Tourism in Costa Rica continued to be a big growth industry in 2019. International air travel increased by 4.5% in the first six months of this year. More than 1.3 million people flew into Costa Rica, equating to almost 60,000 additional arrivals.
“The figures reflect stable, strong growth,” said Maria Amalia Revelo, the Minister of Tourism. “The increase in arrivals from Europe is particularly gratifying, since it shows that Costa Rica is growing as an important destination in that market,” she added.
Where are tourists coming from?
Arrivals from Germany in particular increased by 13.7%. In total, more than 760,000 came from the United States; 150,000 came from Canada; 255,000 came from Europe; and 365,000 from neighboring countries. The Costa Rican Tourism Institute (ICT) creates a destination promotion plan for each country of origin, based on their arrival statistic.
Tourism in Costa Rica is one of the fastest-growing economic sectors in the country and 2018 was no exception. Costa Rica welcomed 2.8 million tourists last year. Americans and Europeans represent 65% of those visitors, spending more than $1000 per person.
Starting in December, those flying between Spain and Costa Rica can experience an upgrade to the Airbus A350-900 — one of the most modern airplanes in the industry.
What’s on offer in Costa Rica?
Costa Rica was named “Mexico and Central America’s Leading Destination at the 2019 World Travel Awards Latin America. This is a prestigious award celebrating excellence in the global travel and tourism industry. Costa Rica was honored for “its lush cloud forests and rich biodiversity” according to the award’s organizers.
Costa Rica is one of the most important and recognized eco-tourism destinations in the world. Many communities participate in the Ecological Blue Flag Program, modeled on a similar program developed in Europe in 1985. So far this year, a total of 59 beaches in Costa Rica earned the highest distinction. Additionally, Costa Rica was included in the 10 Best Ethical Destinations in the Developing World in 2018. This list accounts for environmental protection, social welfare and human rights.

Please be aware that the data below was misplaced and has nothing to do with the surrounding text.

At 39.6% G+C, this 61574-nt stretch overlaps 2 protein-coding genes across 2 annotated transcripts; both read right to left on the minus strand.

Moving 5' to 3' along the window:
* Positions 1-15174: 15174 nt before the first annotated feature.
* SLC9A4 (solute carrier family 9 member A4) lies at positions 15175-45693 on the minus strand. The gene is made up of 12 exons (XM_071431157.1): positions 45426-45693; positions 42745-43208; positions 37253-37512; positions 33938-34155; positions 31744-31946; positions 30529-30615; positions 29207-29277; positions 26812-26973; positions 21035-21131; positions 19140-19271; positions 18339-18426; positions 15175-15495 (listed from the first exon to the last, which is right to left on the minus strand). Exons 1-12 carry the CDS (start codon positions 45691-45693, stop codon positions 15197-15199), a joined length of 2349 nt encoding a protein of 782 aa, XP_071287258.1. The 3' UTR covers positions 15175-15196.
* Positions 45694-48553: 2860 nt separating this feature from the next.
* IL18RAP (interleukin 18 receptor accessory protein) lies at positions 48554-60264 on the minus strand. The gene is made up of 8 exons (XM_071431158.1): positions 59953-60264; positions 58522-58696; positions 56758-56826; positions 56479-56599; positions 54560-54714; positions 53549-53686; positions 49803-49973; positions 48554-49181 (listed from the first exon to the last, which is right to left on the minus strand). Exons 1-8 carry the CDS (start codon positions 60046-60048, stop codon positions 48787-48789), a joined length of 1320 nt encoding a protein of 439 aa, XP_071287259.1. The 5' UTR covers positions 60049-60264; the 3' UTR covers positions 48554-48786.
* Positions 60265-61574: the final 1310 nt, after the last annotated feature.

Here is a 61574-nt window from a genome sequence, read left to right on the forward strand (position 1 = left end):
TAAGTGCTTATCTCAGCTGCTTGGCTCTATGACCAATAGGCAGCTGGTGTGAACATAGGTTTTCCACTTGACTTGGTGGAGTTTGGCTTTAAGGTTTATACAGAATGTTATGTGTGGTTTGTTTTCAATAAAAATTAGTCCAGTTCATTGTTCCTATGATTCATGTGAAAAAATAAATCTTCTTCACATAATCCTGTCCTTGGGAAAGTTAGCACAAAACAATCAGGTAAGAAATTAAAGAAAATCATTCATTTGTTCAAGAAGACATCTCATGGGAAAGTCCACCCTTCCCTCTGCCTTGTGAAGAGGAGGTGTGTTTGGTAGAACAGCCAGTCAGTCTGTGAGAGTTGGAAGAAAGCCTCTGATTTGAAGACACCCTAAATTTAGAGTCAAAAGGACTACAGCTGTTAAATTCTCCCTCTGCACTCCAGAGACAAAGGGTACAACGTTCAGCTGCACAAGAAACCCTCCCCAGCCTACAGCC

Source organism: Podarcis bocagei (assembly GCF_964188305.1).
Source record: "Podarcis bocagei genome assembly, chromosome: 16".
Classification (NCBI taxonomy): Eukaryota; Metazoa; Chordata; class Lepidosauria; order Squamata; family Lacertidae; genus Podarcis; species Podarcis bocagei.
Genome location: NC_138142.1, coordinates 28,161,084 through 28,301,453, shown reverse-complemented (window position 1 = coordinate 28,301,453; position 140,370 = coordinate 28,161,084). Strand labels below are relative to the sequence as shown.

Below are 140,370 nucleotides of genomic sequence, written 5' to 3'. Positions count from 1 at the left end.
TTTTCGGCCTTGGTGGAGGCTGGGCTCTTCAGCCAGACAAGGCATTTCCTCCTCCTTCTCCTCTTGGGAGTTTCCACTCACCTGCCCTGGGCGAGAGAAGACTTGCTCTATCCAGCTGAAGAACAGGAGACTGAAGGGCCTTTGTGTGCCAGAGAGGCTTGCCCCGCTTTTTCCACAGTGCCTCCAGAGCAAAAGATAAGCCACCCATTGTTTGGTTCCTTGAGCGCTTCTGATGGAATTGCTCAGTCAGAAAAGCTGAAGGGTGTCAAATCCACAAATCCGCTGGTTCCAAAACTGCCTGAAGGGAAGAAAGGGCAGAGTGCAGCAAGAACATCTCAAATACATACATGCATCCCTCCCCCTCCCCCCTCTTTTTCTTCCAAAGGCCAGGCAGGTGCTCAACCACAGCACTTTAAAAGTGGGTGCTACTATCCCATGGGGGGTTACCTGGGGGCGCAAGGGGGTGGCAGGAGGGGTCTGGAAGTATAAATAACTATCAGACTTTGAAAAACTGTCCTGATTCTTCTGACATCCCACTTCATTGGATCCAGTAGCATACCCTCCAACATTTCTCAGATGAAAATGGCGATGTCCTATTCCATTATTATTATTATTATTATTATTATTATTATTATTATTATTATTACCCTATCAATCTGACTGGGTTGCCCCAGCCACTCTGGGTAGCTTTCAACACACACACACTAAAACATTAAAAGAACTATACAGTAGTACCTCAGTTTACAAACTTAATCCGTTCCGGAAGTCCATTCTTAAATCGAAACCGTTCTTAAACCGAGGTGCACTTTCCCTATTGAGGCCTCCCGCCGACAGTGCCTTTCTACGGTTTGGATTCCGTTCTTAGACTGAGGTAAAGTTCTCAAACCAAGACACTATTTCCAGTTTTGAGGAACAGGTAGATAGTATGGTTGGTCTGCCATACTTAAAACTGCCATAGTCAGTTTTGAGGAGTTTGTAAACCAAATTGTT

As a part of the International Day of the World’s Indigenous Peoples last week, Costa Rica announced that its laws will recognize the nationality of the Ngäbe indigenous population living on the eastern border of Costa Rica and Panama. This law affects 3000 members and gives them the right to self-determination. The government will also create a database of the Broran people in the southern area of Térraba. Their goal is to preserve their customs, traditions and cultural wealth.
This type of progress not only serves to protect indigenous peoples’ right to self-determination, but also helps to share their cultural knowledge with the tourism community. In the Southern Zone, the Boruca community near Sierpe is a good example of self-determination and economy built on sharing indigenous culture.
What’s being done to protect tourist safety?
More tools are being implemented to keep tourists safe. Police are being trained using Costa Rica’s tourism funds and new equipment is being purchased, like upgraded patrol vehicles.
Several new lifeguard programs have been stationed at Costa Rica’s popular beaches. Playa Ventanas, Playa Ballena and Playa Dominical in the Southern Zone regularly have lifeguards on duty. Signs have also been put in place at high-risk beaches, warning of riptides and other dangers. Paired with updated technology to monitor surf conditions, Costa Rica hopes to keep swimmers and surfers safe.
ICT is launching a mobile phone application for tourists in six weeks’ time. Visit Costa Rica will offer “advice and information on beaches, cities, hotels, road transport, emergency contacts and directory with foreign embassies,” according to the their website.